Office of Communications and Marketing
When Paul Nason ’68, M’22 received his undergraduate degree from Merrimack, it was a very different Merrimack than the one he will receive his graduate degree from on May 20.
Merrimack student group Active Minds has been working with students, faculty and staff for years to address the stigma surrounding mental health issues.
During the COVID-19 pandemic this past year, when social isolation and loneliness skyrocketed, the group ramped up its efforts to bring mental health awareness to the Merrimack community. It led a number of events, including a Suicide Prevention Walk, a mental health social media campaign and a public display about college suicide rates. These efforts were recognized in April when Active Minds won Student Organization of the Year at the 2021 Lead Awards Ceremony.
“It was a big shock to win,” said Kaerys Parry, a sophomore at Merrimack and secretary of Active Minds. “I think with a situation like COVID-19, we always had to work with what we could and work together. The recognition at the end of the day felt really good.”
Annie Snyder, president of Active Minds, helped lead the group during COVID-19 and said the executive board knew mental health awareness was even more important during the unpredictable trials of the pandemic. She said her team had to get creative and stay flexible in their planning efforts.
“This year we knew that there were a lot more people struggling because of quarantine and feeling isolated and not being able to see friends and loved ones,” Snyder said. “We wanted to find ways to still bring that community together.”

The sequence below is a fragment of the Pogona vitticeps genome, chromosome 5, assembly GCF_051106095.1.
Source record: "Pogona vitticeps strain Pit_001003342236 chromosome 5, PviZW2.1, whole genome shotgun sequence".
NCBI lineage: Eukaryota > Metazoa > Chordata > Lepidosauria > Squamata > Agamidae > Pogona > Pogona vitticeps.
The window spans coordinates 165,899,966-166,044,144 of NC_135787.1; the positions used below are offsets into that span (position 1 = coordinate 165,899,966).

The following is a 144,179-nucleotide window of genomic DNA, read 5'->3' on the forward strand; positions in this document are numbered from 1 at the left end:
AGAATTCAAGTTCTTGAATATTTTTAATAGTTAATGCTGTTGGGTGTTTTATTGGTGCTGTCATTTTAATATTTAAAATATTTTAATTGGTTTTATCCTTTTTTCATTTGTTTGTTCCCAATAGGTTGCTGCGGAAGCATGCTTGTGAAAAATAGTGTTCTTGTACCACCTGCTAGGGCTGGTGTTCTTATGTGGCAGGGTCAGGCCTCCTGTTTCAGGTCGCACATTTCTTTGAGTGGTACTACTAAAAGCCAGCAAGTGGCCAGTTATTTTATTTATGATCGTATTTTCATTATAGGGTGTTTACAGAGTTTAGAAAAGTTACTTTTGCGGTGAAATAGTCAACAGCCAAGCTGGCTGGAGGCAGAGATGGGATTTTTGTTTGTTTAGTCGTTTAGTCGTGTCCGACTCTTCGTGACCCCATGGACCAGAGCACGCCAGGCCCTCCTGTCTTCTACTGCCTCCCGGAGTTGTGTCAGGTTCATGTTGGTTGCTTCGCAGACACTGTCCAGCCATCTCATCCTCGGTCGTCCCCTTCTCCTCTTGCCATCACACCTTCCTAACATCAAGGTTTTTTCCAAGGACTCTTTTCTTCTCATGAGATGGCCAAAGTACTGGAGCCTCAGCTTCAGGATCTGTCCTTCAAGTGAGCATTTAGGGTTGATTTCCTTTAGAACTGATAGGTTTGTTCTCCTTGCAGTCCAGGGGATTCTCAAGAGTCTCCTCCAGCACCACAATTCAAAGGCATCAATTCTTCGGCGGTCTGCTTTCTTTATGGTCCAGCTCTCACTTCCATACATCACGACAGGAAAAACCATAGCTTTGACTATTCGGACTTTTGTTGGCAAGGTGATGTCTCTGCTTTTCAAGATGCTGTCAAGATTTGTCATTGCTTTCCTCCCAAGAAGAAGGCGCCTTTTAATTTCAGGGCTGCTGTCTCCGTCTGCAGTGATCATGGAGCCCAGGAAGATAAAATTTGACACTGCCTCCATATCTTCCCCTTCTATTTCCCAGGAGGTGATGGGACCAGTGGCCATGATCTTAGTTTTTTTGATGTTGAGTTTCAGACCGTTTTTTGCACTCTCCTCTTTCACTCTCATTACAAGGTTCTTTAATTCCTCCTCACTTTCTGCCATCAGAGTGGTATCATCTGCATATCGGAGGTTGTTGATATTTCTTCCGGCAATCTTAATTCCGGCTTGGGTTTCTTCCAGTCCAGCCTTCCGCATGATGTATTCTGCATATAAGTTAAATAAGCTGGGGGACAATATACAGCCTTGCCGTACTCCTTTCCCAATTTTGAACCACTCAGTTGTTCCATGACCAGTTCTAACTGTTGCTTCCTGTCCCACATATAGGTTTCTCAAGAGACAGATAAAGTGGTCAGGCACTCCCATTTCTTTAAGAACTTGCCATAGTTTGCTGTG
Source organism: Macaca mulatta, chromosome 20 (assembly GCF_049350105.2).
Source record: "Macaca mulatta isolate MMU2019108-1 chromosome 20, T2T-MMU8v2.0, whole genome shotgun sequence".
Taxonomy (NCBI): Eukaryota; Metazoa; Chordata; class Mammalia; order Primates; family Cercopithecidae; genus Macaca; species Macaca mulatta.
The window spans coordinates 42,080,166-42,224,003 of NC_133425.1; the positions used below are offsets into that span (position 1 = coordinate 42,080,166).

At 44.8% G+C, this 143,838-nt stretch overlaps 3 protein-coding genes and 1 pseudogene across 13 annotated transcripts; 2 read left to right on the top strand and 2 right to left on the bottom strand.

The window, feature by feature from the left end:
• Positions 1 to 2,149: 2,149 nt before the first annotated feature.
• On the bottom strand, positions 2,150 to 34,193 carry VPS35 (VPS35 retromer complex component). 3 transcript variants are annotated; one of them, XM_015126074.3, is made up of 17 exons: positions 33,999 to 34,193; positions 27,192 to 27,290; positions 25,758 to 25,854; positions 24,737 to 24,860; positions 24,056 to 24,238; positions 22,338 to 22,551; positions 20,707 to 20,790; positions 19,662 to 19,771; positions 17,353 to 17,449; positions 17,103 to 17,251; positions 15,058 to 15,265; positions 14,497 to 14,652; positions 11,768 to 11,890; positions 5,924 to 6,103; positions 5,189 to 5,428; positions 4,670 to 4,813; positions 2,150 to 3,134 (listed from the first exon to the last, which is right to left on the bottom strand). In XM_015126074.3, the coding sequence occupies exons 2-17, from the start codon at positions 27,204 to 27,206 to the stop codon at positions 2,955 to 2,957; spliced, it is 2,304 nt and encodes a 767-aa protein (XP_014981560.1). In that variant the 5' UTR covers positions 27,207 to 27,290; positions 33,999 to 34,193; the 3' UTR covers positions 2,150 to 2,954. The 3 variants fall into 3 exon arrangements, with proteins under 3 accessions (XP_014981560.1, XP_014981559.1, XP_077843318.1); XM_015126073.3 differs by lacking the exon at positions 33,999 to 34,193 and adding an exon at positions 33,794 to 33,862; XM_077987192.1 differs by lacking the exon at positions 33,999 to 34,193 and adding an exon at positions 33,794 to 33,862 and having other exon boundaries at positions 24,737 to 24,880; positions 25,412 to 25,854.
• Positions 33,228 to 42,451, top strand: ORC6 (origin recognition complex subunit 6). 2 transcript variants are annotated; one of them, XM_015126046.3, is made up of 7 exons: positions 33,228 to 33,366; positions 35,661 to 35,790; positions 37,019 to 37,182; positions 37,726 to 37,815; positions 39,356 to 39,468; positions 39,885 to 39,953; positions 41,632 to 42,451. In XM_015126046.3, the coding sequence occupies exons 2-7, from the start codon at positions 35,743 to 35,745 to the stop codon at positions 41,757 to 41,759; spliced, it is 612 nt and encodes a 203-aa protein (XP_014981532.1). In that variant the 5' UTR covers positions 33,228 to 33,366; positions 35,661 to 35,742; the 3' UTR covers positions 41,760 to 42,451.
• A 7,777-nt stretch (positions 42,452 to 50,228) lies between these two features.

To bring the community together while maintaining social distancing, Active Minds adapted its programming to include on-campus and remote members of the community. Members participated in a number of events like the “Crane of Hope,” a fall 2020 exhibit. Participants created 1,100 paper cranes by hand and placed them on the lawn outside of McQuade Library. The number’s significance, Snyder said, was linked to the number of college students who die by suicide each year.
“You can see that number on a piece of paper and think it’s not that high, or it’s not that big of a deal,” Snyder said. “We wanted to make sure that we could actually show the enormity of college suicides, and the display had a really big impact. It kind of gave us a name on campus.”
Another initiative Active Minds brought to campus was the “Trying My Best” campaign. Students and community members, regardless of location, were invited to write their name and what they struggle with on a whiteboard or a sheet of paper and share their photo online with the hashtag #TryingMyBest. The campaign culminated in a slideshow set to music, which Active Minds shared on its social media accounts. The video was also recognized by the national chapter of Active Minds.
Lauren Nixdorf, a junior at Merrimack and the vice president of Active Minds, said another successful event was the “Suicide Prevention Walk,” which took place on campus last fall.
“Throughout the route, we had chalk drawings with inspirational quotes,” Nixdorf said. “The amount of people we saw stopping and taking pictures of them was really great. Because of the gathering restrictions, there were a lot of different aspects that went into getting that message across on campus and it really resonated with people.”
Leaders in Active Minds also said they benefitted as much as others from the events.
“I think a lot more people were willing to be vulnerable this year,” Snyder said. “And that included us on the executive board. When we were really stressed, it was great to have that support system in one another.”
The Active Minds team said they are looking forward to creating even bigger events in the future and welcoming new leadership into the group in a post-pandemic environment.
“Even though the pandemic has been a terrible thing to happen to all of us, I feel like I have seen more people talking about mental health,” Nixdorf said. “At the end of the day, I feel like we did a good job this year and worked with what we had. As long as we were helping some people and seeing that impact, it was all worth it.”